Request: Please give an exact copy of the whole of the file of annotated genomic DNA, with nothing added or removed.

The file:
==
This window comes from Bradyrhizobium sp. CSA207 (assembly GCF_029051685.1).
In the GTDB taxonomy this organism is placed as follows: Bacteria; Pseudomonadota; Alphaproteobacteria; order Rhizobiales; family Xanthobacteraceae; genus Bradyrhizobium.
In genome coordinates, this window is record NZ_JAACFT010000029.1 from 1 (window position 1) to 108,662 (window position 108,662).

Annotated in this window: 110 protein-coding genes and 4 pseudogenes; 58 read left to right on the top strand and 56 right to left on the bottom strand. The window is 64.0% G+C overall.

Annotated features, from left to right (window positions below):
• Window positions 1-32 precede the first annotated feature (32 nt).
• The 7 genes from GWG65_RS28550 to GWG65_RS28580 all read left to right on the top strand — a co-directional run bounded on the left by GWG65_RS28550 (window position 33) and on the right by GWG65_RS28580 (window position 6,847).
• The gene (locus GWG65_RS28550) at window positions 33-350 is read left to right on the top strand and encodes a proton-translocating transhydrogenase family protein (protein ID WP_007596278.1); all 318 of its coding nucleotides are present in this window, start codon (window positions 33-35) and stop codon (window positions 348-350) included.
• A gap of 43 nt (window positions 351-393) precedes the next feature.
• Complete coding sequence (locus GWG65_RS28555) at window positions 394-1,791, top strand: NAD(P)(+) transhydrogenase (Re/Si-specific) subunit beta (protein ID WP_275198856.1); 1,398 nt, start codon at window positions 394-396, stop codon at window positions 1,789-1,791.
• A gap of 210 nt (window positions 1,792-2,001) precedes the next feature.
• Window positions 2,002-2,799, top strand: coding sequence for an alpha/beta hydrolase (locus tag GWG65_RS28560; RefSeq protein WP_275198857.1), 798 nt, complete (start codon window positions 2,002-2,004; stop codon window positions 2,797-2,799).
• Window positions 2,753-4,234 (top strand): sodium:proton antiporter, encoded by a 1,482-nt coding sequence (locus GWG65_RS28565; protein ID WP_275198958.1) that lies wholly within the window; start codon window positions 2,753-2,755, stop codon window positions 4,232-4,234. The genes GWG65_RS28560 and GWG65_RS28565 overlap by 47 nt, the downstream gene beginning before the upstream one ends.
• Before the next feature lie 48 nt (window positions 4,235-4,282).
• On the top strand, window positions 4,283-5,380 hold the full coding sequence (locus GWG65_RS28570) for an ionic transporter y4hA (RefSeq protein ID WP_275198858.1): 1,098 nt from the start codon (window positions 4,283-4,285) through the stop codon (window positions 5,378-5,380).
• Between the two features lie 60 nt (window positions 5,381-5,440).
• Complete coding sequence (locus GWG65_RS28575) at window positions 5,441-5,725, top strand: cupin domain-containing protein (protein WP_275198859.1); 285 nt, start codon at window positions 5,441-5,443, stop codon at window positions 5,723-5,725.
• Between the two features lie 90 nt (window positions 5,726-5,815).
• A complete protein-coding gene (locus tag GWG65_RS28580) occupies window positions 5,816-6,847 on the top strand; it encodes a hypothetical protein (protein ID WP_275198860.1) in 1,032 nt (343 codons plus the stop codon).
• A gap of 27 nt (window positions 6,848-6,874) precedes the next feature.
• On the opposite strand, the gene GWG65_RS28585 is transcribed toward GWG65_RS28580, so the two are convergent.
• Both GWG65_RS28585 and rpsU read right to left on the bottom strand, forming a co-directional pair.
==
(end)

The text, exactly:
This window comes from Bradyrhizobium sp. CSA207 (assembly GCF_029051685.1).
In the GTDB taxonomy this organism is placed as follows: Bacteria; Pseudomonadota; Alphaproteobacteria; order Rhizobiales; family Xanthobacteraceae; genus Bradyrhizobium.
In genome coordinates, this window is record NZ_JAACFT010000029.1 from 1 (window position 1) to 108,662 (window position 108,662).

Annotated in this window: 110 protein-coding genes and 4 pseudogenes; 58 read left to right on the top strand and 56 right to left on the bottom strand. The window is 64.0% G+C overall.

Annotated features, from left to right (window positions below):
• Window positions 1-32 precede the first annotated feature (32 nt).
• The 7 genes from GWG65_RS28550 to GWG65_RS28580 all read left to right on the top strand — a co-directional run bounded on the left by GWG65_RS28550 (window position 33) and on the right by GWG65_RS28580 (window position 6,847).
• The gene (locus GWG65_RS28550) at window positions 33-350 is read left to right on the top strand and encodes a proton-translocating transhydrogenase family protein (protein ID WP_007596278.1); all 318 of its coding nucleotides are present in this window, start codon (window positions 33-35) and stop codon (window positions 348-350) included.
• A gap of 43 nt (window positions 351-393) precedes the next feature.
• Complete coding sequence (locus GWG65_RS28555) at window positions 394-1,791, top strand: NAD(P)(+) transhydrogenase (Re/Si-specific) subunit beta (protein ID WP_275198856.1); 1,398 nt, start codon at window positions 394-396, stop codon at window positions 1,789-1,791.
• A gap of 210 nt (window positions 1,792-2,001) precedes the next feature.
• Window positions 2,002-2,799, top strand: coding sequence for an alpha/beta hydrolase (locus tag GWG65_RS28560; RefSeq protein WP_275198857.1), 798 nt, complete (start codon window positions 2,002-2,004; stop codon window positions 2,797-2,799).
• Window positions 2,753-4,234 (top strand): sodium:proton antiporter, encoded by a 1,482-nt coding sequence (locus GWG65_RS28565; protein ID WP_275198958.1) that lies wholly within the window; start codon window positions 2,753-2,755, stop codon window positions 4,232-4,234. The genes GWG65_RS28560 and GWG65_RS28565 overlap by 47 nt, the downstream gene beginning before the upstream one ends.
• Before the next feature lie 48 nt (window positions 4,235-4,282).
• On the top strand, window positions 4,283-5,380 hold the full coding sequence (locus GWG65_RS28570) for an ionic transporter y4hA (RefSeq protein ID WP_275198858.1): 1,098 nt from the start codon (window positions 4,283-4,285) through the stop codon (window positions 5,378-5,380).
• Between the two features lie 60 nt (window positions 5,381-5,440).
• Complete coding sequence (locus GWG65_RS28575) at window positions 5,441-5,725, top strand: cupin domain-containing protein (protein WP_275198859.1); 285 nt, start codon at window positions 5,441-5,443, stop codon at window positions 5,723-5,725.
• Between the two features lie 90 nt (window positions 5,726-5,815).
• A complete protein-coding gene (locus tag GWG65_RS28580) occupies window positions 5,816-6,847 on the top strand; it encodes a hypothetical protein (protein ID WP_275198860.1) in 1,032 nt (343 codons plus the stop codon).
• A gap of 27 nt (window positions 6,848-6,874) precedes the next feature.
• On the opposite strand, the gene GWG65_RS28585 is transcribed toward GWG65_RS28580, so the two are convergent.
• Both GWG65_RS28585 and rpsU read right to left on the bottom strand, forming a co-directional pair.